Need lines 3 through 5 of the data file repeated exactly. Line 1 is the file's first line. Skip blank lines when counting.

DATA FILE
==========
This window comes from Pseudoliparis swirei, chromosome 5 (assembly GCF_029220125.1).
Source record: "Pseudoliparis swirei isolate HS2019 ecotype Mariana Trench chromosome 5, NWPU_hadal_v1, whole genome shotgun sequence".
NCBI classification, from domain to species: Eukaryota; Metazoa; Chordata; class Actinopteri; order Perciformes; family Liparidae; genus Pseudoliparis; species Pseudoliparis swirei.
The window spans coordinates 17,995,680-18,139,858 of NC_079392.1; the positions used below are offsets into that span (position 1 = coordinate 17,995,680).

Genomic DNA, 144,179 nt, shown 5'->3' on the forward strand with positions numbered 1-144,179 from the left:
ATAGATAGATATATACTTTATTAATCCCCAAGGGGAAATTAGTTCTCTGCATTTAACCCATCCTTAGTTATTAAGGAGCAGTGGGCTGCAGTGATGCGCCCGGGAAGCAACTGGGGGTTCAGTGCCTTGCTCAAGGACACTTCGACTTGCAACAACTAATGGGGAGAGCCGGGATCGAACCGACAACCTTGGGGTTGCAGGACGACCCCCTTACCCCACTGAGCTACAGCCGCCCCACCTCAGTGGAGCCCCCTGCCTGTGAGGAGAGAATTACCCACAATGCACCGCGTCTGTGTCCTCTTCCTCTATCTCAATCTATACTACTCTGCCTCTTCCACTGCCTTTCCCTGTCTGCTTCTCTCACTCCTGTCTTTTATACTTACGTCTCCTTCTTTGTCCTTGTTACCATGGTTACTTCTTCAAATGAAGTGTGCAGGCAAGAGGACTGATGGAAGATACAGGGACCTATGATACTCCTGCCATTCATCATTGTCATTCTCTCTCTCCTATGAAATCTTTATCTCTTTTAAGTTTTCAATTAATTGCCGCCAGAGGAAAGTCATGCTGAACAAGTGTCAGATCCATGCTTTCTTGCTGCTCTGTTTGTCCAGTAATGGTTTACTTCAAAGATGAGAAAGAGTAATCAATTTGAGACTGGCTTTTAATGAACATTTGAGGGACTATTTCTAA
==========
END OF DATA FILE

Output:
NCBI classification, from domain to species: Eukaryota; Metazoa; Chordata; class Actinopteri; order Perciformes; family Liparidae; genus Pseudoliparis; species Pseudoliparis swirei.
The window spans coordinates 17,995,680-18,139,858 of NC_079392.1; the positions used below are offsets into that span (position 1 = coordinate 17,995,680).

Genomic DNA, 144,179 nt, shown 5'->3' on the forward strand with positions numbered 1-144,179 from the left: